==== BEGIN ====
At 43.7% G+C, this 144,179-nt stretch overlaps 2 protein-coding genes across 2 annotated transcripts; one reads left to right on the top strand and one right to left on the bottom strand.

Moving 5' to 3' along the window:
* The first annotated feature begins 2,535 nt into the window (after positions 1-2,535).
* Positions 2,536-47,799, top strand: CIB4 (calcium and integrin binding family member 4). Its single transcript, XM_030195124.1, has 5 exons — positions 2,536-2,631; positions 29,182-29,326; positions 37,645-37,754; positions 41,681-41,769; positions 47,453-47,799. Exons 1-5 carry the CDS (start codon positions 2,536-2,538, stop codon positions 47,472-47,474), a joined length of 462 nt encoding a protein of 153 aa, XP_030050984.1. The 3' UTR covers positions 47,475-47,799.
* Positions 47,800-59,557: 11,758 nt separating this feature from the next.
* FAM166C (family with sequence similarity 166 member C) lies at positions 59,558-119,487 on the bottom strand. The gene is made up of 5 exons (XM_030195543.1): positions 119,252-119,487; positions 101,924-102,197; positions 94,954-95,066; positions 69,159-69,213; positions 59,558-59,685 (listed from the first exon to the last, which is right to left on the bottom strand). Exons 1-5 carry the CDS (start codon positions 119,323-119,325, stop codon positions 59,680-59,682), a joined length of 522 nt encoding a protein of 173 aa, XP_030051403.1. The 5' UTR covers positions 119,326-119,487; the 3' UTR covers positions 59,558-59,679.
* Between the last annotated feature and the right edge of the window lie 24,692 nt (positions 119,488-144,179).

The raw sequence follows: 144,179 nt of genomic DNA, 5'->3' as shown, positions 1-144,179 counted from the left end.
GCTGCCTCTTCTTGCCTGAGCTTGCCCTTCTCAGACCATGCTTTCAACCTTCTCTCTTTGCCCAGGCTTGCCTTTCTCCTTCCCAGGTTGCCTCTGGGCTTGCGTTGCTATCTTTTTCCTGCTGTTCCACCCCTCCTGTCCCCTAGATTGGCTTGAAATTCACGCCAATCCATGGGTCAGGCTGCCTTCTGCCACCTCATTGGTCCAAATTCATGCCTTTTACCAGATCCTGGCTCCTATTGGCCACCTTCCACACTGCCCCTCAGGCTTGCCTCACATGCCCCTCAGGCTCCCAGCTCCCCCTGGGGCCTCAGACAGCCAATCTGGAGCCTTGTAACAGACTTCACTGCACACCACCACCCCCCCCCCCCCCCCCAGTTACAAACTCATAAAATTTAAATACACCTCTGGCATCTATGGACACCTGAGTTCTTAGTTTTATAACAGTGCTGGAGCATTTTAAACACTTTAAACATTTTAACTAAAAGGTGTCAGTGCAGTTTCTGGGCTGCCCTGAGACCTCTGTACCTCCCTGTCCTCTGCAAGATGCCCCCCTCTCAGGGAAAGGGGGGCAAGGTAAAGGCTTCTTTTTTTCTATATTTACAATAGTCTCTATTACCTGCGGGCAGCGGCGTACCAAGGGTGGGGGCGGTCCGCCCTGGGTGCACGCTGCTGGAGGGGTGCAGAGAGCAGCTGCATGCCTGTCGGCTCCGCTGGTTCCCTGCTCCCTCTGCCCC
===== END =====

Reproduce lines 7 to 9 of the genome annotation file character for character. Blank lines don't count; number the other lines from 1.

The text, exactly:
* Between the last annotated feature and the right edge of the window lie 24,692 nt (positions 119,488-144,179).

The raw sequence follows: 144,179 nt of genomic DNA, 5'->3' as shown, positions 1-144,179 counted from the left end.
GCTGCCTCTTCTTGCCTGAGCTTGCCCTTCTCAGACCATGCTTTCAACCTTCTCTCTTTGCCCAGGCTTGCCTTTCTCCTTCCCAGGTTGCCTCTGGGCTTGCGTTGCTATCTTTTTCCTGCTGTTCCACCCCTCCTGTCCCCTAGATTGGCTTGAAATTCACGCCAATCCATGGGTCAGGCTGCCTTCTGCCACCTCATTGGTCCAAATTCATGCCTTTTACCAGATCCTGGCTCCTATTGGCCACCTTCCACACTGCCCCTCAGGCTTGCCTCACATGCCCCTCAGGCTCCCAGCTCCCCCTGGGGCCTCAGACAGCCAATCTGGAGCCTTGTAACAGACTTCACTGCACACCACCACCCCCCCCCCCCCCCCCAGTTACAAACTCATAAAATTTAAATACACCTCTGGCATCTATGGACACCTGAGTTCTTAGTTTTATAACAGTGCTGGAGCATTTTAAACACTTTAAACATTTTAACTAAAAGGTGTCAGTGCAGTTTCTGGGCTGCCCTGAGACCTCTGTACCTCCCTGTCCTCTGCAAGATGCCCCCCTCTCAGGGAAAGGGGGGCAAGGTAAAGGCTTCTTTTTTTCTATATTTACAATAGTCTCTATTACCTGCGGGCAGCGGCGTACCAAGGGTGGGGGCGGTCCGCCCTGGGTGCACGCTGCTGGAGGGGTGCAGAGAGCAGCTGCATGCCTGTCGGCTCCGCTGGTTCCCTGCTCCCTCTGCCCC